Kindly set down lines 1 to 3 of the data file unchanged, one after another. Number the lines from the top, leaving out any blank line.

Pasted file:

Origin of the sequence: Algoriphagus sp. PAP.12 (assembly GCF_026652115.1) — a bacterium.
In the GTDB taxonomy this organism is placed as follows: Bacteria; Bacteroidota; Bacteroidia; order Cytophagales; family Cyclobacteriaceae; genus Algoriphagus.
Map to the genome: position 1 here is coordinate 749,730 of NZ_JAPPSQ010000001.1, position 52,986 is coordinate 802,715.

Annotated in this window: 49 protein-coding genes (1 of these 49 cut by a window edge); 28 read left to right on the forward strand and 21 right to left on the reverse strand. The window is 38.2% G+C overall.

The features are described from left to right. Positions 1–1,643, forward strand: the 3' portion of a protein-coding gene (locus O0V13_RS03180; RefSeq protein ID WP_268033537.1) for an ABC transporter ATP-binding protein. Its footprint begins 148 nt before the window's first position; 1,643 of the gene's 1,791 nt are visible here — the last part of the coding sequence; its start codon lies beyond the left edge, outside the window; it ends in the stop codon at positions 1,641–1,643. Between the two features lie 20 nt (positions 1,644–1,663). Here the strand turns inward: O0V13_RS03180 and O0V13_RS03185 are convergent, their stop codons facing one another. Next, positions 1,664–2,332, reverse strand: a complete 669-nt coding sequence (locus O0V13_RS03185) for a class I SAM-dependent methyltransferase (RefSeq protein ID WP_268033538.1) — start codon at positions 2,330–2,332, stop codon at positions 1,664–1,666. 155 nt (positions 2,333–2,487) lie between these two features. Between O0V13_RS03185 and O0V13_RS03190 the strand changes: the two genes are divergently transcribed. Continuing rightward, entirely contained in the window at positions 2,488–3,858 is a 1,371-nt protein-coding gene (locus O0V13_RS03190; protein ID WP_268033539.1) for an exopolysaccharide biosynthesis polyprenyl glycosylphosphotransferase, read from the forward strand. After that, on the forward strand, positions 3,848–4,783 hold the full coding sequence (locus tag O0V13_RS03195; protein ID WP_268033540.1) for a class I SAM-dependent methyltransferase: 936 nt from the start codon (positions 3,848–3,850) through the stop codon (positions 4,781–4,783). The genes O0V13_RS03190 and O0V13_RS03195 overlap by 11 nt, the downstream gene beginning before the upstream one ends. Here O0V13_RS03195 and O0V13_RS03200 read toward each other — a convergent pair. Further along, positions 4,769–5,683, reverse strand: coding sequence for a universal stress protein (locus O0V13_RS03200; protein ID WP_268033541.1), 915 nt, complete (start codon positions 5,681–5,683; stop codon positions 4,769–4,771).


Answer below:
Origin of the sequence: Algoriphagus sp. PAP.12 (assembly GCF_026652115.1) — a bacterium.
In the GTDB taxonomy this organism is placed as follows: Bacteria; Bacteroidota; Bacteroidia; order Cytophagales; family Cyclobacteriaceae; genus Algoriphagus.
Map to the genome: position 1 here is coordinate 749,730 of NZ_JAPPSQ010000001.1, position 52,986 is coordinate 802,715.